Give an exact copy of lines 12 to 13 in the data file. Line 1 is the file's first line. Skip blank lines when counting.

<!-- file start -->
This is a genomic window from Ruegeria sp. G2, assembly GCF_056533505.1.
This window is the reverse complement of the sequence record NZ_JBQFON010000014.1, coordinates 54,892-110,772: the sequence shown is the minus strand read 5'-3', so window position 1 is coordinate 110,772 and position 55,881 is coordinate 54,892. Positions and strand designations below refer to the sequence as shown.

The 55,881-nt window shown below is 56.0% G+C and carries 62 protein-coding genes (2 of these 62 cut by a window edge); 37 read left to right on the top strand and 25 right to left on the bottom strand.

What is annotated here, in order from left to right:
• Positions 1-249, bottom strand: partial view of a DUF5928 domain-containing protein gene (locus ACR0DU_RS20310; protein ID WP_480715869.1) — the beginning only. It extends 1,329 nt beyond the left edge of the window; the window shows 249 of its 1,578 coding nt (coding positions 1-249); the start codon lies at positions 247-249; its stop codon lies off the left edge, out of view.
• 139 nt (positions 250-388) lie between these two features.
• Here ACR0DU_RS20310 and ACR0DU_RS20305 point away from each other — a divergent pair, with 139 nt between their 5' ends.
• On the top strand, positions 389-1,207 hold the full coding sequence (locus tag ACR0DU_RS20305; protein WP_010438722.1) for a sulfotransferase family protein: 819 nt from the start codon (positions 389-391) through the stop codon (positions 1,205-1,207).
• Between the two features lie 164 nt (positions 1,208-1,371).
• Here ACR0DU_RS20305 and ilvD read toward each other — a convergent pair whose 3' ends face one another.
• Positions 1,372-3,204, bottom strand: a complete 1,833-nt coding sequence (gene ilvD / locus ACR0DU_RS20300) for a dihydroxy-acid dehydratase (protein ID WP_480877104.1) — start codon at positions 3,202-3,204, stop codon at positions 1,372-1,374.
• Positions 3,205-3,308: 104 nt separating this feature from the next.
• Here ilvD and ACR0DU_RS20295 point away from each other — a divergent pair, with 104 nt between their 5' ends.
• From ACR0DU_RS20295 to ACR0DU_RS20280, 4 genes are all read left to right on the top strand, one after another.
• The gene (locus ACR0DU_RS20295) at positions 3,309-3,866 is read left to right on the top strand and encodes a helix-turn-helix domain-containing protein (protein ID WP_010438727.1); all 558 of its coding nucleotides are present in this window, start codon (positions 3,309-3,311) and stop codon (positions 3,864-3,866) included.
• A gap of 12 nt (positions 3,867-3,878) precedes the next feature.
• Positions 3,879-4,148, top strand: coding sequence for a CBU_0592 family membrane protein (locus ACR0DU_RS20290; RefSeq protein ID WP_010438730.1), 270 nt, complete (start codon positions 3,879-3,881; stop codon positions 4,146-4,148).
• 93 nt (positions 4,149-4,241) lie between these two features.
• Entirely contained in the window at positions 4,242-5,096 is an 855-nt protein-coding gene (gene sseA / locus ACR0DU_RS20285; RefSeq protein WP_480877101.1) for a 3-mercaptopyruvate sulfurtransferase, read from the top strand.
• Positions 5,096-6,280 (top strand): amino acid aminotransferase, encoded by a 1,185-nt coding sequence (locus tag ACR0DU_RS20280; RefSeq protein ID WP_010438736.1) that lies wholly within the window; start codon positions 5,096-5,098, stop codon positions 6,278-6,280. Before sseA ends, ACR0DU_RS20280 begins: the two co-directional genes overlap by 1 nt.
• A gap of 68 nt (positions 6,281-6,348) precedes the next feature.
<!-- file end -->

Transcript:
• Positions 3,205-3,308: 104 nt separating this feature from the next.
• Here ilvD and ACR0DU_RS20295 point away from each other — a divergent pair, with 104 nt between their 5' ends.